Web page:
Update: I've heard from several people that wanted to clarify that the camera crew that was so invasive on Everest this past spring was actually from the Discovery Channel and not the Travel Channel. I'm told that Everest Air will indeed be a legitimate, and well made, show that isn't as sensationalistic as I have feared. Hopefully that will be the case. We'll find out in October.

Use of Helicopters on Everest Rises Dramatically

If you followed the spring climbing season on Everest with any regularity this year, it was evident that the use of helicopters on the mountain had risen dramatically. But a new report gives us an even closer look at the numbers, that now show not just a surprising number of flights to the mountain, but that many of them were unauthorized. 

According to this story from The Himalayan Times, there were more than 150 helicopter flights conducted to Everest Base Camp and higher during the spring 2016 climbing season. Sources at the Tenzing Hillary Airport in Lukla say that six companies operated at least 151 flights above 5000 meters (16,404 ft) in April and May without properly reporting their activities to Nepal's Civil Aviation Authority. Of those, about 30% (roughly 45 flights) were to locations above Base Camp, most notably Camp 1 and Camp 2 on Everest.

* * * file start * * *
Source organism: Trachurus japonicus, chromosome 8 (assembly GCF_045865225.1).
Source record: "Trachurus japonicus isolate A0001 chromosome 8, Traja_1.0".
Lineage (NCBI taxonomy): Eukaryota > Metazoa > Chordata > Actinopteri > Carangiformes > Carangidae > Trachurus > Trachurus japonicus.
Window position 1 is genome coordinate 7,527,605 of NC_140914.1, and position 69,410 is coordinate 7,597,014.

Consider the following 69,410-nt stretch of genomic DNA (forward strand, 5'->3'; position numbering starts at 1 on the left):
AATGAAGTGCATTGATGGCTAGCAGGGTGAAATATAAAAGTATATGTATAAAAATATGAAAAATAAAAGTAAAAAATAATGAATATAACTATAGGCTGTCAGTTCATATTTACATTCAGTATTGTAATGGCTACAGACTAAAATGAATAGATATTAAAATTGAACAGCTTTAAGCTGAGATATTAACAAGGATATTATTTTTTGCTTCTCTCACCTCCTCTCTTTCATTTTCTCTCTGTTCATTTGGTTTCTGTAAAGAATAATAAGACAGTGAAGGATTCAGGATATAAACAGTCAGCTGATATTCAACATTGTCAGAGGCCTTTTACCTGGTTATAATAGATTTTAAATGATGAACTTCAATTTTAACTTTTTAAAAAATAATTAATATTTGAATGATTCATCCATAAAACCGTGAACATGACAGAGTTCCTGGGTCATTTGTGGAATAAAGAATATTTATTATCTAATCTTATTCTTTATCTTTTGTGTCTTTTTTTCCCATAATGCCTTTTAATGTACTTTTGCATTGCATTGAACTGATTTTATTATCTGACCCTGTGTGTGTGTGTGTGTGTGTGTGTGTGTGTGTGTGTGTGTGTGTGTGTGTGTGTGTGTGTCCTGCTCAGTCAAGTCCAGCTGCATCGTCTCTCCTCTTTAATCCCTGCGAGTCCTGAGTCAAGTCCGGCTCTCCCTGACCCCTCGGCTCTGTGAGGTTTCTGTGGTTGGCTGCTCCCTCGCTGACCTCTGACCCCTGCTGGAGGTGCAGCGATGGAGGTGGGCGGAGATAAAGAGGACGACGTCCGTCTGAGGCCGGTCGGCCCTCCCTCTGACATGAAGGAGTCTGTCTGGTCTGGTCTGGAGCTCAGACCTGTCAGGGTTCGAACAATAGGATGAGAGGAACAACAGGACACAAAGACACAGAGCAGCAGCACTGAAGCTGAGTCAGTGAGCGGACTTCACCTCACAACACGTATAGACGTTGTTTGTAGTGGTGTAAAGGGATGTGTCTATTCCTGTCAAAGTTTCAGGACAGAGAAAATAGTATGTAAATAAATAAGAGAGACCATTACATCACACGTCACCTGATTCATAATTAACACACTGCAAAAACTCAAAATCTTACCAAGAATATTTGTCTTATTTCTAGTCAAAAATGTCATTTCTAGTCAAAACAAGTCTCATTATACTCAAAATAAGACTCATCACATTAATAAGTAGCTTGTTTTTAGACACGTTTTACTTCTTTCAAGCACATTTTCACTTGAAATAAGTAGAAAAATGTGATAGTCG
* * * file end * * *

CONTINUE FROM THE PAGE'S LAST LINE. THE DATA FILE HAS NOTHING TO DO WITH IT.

Regulations state that helicopter flights are to go no higher than BC unless they are conducting emergency rescue operations. Those types of flights are monitored closely by Aviation officials, but it seems in this case many pilots were indicating that they were flying to Base Camp, only to go higher up the mountain later on. Authorities say that by going to higher altitudes the pilots are risking their own lives and those of their passengers, warning that there could be a fatal accident if such operations continue.

Representatives of the six companies that conduct the flights insist that they only went to the higher camps to rescue climbers who requested assistance and that they weren't doing anything outside of the regulations. The fact that so many of those flights went unreported however would suggest otherwise. If all of the flights were conducted above board, there would be no need to not report them. 

The cost of a flight to Everest is not cheap. Most companies charge $5000 for a trip to Base Camp, $7500 to go up to Camp 1, and as much as $10,000 to reach Camp 2. Some of the costs of those flights are covered by the insurance companies for climbers who do have to be rescued, but one has to wonder just who is paying for the other flights.